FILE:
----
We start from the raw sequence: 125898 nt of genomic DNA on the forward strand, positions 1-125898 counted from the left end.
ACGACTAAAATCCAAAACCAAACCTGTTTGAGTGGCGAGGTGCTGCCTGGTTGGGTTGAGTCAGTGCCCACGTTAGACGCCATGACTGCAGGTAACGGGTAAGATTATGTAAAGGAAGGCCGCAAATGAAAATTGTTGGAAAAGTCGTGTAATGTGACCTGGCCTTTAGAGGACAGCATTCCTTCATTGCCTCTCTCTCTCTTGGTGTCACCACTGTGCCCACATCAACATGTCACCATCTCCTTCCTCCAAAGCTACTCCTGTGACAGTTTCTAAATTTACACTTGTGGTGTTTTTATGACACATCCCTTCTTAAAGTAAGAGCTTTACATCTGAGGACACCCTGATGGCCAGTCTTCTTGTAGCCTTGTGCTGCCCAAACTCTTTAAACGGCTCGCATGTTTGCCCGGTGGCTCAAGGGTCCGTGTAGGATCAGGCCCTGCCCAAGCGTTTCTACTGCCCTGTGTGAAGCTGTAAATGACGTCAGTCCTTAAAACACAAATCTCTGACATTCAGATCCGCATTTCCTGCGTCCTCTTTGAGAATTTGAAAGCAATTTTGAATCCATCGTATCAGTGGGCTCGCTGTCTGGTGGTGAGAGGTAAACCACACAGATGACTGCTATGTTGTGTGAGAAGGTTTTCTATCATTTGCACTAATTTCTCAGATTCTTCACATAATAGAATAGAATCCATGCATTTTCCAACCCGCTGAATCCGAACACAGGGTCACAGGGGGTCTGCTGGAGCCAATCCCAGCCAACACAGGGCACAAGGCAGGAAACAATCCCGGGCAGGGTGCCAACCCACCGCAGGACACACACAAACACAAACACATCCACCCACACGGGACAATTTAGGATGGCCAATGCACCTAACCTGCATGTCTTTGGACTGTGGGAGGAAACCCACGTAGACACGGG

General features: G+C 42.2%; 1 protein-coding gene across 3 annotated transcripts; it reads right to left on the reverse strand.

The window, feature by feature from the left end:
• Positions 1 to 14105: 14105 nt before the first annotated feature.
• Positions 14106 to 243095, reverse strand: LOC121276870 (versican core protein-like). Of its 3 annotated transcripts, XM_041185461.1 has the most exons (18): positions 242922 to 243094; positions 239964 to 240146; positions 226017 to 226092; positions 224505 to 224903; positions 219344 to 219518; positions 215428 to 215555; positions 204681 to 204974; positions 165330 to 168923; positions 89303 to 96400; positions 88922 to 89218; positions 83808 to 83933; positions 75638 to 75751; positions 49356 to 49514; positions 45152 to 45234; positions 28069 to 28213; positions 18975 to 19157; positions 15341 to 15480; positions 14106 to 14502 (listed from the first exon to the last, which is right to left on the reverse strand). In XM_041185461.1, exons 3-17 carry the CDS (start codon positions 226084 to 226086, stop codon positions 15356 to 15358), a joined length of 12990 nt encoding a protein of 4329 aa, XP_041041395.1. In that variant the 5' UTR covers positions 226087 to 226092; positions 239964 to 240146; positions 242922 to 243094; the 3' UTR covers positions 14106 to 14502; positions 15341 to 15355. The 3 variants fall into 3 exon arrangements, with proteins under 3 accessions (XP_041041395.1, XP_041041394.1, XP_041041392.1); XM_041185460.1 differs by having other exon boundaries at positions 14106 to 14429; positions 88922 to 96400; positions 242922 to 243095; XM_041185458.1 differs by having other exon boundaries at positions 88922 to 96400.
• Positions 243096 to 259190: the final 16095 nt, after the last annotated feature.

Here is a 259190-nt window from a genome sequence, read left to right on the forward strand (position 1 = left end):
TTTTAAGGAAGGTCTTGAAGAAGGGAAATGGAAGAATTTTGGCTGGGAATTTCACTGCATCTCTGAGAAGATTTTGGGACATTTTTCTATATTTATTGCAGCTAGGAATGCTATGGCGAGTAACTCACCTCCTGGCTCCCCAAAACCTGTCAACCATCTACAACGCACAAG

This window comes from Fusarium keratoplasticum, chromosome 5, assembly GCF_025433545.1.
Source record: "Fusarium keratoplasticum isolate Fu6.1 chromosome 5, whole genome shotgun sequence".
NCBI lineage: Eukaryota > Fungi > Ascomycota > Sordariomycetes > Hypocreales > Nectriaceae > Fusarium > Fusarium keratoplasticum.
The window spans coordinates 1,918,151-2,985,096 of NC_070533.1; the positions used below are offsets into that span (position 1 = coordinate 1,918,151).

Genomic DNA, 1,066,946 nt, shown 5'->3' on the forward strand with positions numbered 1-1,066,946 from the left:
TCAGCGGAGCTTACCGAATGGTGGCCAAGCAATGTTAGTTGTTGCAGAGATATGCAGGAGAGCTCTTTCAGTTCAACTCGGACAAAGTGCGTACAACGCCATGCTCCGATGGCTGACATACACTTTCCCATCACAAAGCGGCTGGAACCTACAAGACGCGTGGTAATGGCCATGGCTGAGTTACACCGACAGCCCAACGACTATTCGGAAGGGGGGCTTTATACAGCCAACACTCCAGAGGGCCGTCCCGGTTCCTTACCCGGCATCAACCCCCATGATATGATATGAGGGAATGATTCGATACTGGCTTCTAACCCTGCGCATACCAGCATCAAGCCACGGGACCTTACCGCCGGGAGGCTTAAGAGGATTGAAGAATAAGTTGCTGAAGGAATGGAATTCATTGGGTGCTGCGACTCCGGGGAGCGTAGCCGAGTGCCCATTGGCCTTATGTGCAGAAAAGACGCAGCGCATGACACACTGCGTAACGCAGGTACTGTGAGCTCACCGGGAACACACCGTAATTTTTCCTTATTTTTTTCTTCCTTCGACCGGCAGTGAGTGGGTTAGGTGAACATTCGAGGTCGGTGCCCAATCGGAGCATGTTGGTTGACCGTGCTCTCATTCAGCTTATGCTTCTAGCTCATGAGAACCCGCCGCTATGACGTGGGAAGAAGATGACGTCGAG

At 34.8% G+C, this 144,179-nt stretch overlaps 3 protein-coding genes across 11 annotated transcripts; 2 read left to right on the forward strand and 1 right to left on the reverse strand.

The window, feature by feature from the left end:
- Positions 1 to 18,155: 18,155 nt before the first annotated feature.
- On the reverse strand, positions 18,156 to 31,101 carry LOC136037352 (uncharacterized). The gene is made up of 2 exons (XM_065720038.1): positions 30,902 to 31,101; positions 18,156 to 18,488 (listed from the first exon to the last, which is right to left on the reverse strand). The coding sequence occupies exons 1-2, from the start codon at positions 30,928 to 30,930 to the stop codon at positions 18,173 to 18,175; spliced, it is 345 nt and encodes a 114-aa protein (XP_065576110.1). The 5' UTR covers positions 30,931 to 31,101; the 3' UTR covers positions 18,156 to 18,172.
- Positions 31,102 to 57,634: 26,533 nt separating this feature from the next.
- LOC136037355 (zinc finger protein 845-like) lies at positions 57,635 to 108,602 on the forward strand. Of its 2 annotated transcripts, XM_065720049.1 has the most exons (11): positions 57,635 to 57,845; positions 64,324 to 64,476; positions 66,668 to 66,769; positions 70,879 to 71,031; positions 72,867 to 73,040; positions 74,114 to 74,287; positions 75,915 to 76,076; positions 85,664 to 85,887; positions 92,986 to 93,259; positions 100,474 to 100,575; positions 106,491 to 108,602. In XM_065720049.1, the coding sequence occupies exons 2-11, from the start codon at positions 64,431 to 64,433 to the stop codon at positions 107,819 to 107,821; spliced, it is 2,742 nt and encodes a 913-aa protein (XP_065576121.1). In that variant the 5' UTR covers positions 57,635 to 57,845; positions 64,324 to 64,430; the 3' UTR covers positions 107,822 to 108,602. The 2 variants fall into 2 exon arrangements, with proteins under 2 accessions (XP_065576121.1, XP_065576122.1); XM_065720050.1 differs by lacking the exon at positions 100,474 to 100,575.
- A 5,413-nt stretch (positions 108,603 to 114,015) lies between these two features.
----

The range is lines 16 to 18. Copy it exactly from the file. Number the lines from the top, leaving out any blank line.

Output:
At 34.8% G+C, this 144,179-nt stretch overlaps 3 protein-coding genes across 11 annotated transcripts; 2 read left to right on the forward strand and 1 right to left on the reverse strand.

The window, feature by feature from the left end:
- Positions 1 to 18,155: 18,155 nt before the first annotated feature.